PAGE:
Anyway, THE BISHOP MISBEHAVES is before all that, but it shows that Dupont was already in B-movie terrain. But it also shows that he was cured of his earlier slowness by 1935. In fact, his first Hollywood film was the sexy, funny and very fast LADIES MUST LOVE at Universal.

BISH is from a play by Frederick J. Jackson, who also wrote THE GREAT GAMBINI, which I like. Edmund Gwenn plays the titular bish, an addict of crime fiction who gets the chance to play detective when he stumbles on a real robbery, conducted by sympathetic young lovers Maureen O’Sullivan and Norman Foster (one of the medium-sized lug’s more appealing roles) against nouveau riche crooks Reginald Owen and Lilian Bond (wey-hey, Lilian Bond!). There are atmospheric scenes in Limehouse (including a flash of opium den in a montage) and a charming Hollywood England feel throughout. Effervescent yet criminous.

Edmund Gwenn is a lovely actor, though he doesn’t really need to play his part an octave higher than usual. I guess the clergy are supposed to have had all their testosterone sucked out of them. Even the nuns. Gwenn has a mild manner anyway, and he’d have been even more loveable in his natural register. Bond and Owen, playing lower-class, don’t so much drop their aitches as throw them strenuously over their shoulders. You can feel them striving to remember not to sound pukkah.

The theatrical origins of the story are pretty obvious, and when a character remarks how he was nervous when anyone approached the vase in which some loot was hidden, and we realise we hadn’t been aware of this, it’s clear that Dupont is no Hitchcock. He’d concentrated on the dialogue, and forgotten to shoot closeups of the vase and the anxious glances.

But there’s some good filmmaking — a bit where everybody leaves the scene and the room stands empty could have seemed hideously stagey, but Dupont twists it into cinema with a dramatic track-in on the door.

The director’s compositional gift for snug, squarish groupings is in some evidence, and he’s helped by the fact that Gwenn has a 1:1.33 head. Dupont’s smutty side — he’s really rather salacious in unexpected ways and places — manifests itself around Lilian Bond and her low-cut gown. It’s a modest movie that shows an increase in speed and efficiency, but a loss of individuality.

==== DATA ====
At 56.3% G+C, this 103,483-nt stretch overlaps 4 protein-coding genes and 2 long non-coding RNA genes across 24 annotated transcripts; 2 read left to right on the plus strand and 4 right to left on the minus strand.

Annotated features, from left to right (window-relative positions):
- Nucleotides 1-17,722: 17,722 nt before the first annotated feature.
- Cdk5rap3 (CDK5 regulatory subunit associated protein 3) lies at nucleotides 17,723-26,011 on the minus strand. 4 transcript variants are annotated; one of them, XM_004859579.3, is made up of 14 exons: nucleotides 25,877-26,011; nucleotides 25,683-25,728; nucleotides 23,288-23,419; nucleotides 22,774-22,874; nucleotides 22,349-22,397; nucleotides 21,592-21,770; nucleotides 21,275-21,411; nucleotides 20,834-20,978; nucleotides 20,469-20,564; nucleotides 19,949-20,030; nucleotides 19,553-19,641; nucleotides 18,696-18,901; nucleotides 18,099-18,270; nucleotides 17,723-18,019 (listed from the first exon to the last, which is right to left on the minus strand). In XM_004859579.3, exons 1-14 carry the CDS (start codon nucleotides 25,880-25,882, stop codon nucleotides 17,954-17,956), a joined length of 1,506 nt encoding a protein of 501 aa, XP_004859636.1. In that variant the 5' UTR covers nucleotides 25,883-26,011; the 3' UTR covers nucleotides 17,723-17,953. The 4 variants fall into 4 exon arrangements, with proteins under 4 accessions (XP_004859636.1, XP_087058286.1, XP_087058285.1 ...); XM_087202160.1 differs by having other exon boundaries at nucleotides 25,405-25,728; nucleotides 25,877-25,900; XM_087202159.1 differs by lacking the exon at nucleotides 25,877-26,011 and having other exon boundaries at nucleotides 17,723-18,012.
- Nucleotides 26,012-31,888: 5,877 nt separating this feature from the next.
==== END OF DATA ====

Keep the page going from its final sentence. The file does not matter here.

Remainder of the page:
Fortunately, Dupont wasn’t licked yet. More on him soon, I hope.

THE BISHOP MISBEHAVES stars Dr. Athelny; Jane Parker; Mrs. Morehead; another Dr. Athelny; Casper Gutman; Billy Boyle; Gladys; High Sheriff of Nottingham; Hives – the Butler; Black Dog; Dr. Doremus; Amschel Rothschild; Tabbs; ‘Sugar’ Steve; and Jameson.

Conrad Veidt: The Sound Years. Part 2 – Der Mann, der den Mord beging/The Man Who Murdered 1931

Posted in FILM with tags , , , , , , , , , , on September 21, 2020 by dcairns

Hello. I’m Fiona Watson, Mrs Shadowplay, and I’m back to carry out my threat to review Conrad Veidt’s sound career, in chronological order, or at least, the order listed on the IMDb. Because there’s far more to him than the kohl-smeared, expressionist flailer of the Silent Era.

I would have liked to review EA Dupont’s Menschen im Käfig/ Men(People) In A Cage/ The Love Storm 1930, shot in England at British International Pictures (made in English as Cape Forlorn), but I can’t because this film is listed as missing. (The English language version ISN’T missing) What I can offer you instead, is the opinion of an unknown journalist in Variety who writes, ‘Conrad Veidt still has much of the demon whom the little girls once upon a time used to adore, therefore unreal and posing.’ Short of nipping into a time machine to a screening in Berlin at Gloria Palast, there’s nothing I can do to refute this opinion.